- Will you give thought to whether this problem is likely to happen again – and think about what you can do on your side to fix it (by, say, allowing more time in your process)?
- Will you take responsibility for the breakdown in communication or process – by talking about it, asking for help, trying something new?
3) If the inputs are fine and the process is working…
- Will you ask how it could be done better?
- Will you think about whether you could entirely replace the process, or do away with it entirely?
4) Above and beyond the level of processes…
- Will you take responsibility not just for the defined outcomes of the process, but for what those outcomes are actually supposed to achieve?
- Will you set an example of excellence in the quality of your work…
- Including how you treat people while you do it, both in and outside your organisation?
- Will you take a degree of responsibility for other people do these things – that is, for setting and improving the culture?**
Basic competence in a defined task is just the start – taking that as given, members of your team become more valuable the further down this list they go.
There’s a world of difference between managing someone where you responsibility for their work, and working with someone who takes responsibility to make sure the right things get done in the right way – and helps you and others to do the same. Find more of those people.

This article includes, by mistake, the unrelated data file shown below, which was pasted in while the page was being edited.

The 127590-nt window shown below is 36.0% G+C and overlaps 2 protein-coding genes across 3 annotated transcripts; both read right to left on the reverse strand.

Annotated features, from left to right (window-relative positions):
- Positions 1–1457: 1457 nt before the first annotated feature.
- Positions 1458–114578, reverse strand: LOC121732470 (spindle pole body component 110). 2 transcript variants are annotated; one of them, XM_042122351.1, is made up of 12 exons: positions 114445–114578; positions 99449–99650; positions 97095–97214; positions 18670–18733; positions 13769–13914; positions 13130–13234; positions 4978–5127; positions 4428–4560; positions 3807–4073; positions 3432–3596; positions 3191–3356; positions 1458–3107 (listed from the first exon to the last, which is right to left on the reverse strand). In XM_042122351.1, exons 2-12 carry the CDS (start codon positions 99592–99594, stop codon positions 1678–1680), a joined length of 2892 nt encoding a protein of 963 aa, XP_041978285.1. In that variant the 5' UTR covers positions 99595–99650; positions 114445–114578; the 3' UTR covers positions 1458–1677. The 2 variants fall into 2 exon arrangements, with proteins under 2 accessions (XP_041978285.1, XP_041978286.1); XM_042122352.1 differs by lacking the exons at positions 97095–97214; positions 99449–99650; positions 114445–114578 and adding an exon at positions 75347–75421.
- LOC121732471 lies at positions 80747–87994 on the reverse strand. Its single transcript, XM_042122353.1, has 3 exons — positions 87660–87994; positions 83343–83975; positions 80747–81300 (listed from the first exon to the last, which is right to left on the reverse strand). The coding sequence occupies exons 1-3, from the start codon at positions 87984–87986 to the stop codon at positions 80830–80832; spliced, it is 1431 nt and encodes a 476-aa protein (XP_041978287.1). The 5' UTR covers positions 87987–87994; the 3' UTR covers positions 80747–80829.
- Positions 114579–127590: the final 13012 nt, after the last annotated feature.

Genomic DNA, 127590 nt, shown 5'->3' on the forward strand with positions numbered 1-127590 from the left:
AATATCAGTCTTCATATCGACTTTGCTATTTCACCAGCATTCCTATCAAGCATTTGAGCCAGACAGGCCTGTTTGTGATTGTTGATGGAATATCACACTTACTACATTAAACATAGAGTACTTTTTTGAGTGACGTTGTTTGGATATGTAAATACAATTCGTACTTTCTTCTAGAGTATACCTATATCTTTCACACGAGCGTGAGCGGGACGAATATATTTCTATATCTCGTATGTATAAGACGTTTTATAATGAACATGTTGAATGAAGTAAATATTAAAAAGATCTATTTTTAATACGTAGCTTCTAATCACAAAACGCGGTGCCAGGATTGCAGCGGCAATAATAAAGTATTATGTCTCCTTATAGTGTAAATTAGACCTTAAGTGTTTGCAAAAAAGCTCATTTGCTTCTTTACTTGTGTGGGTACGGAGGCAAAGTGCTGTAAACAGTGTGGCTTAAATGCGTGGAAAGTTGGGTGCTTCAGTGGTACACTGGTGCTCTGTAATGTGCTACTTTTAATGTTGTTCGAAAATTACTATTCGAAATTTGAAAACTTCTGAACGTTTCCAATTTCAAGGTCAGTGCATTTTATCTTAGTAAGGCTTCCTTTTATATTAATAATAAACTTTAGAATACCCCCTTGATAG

*it’s usually best to think about both at once
**No-one likes a meddler, but most of the time most of us make the mistake of not taking enough responsibility for making things better.
This is a brilliant illustration from William Oncken, Jr. and Donald L. Wass about avoiding taking responsibility for other people’s problems.
Where Is the Monkey?
Let us imagine that a manager is walking down the hall and that he notices one of his subordinates, Jones, coming his way. When the two meet, Jones greets the manager with, “Good morning. By the way, we’ve got a problem. You see….” As Jones continues, the manager recognizes in this problem the two characteristics common to all the problems his subordinates gratuitously bring to his attention. Namely, the manager knows (a) enough to get involved, but (b) not enough to make the on-the-spot decision expected of him. Eventually, the manager says, “So glad you brought this up. I’m in a rush right now. Meanwhile, let me think about it, and I’ll let you know.” Then he and Jones part company.
Let us analyze what just happened. Before the two of them met, on whose back was the “monkey”? The subordinate’s. After they parted, on whose back was it? The manager’s. Subordinate-imposed time begins the moment a monkey successfully leaps from the back of a subordinate to the back of his or her superior and does not end until the monkey is returned to its proper owner for care and feeding. In accepting the monkey, the manager has voluntarily assumed a position subordinate to his subordinate. That is, he has allowed Jones to make him her subordinate by doing two things a subordinate is generally expected to do for a boss—the manager has accepted a responsibility from his subordinate, and the manager has promised her a progress report.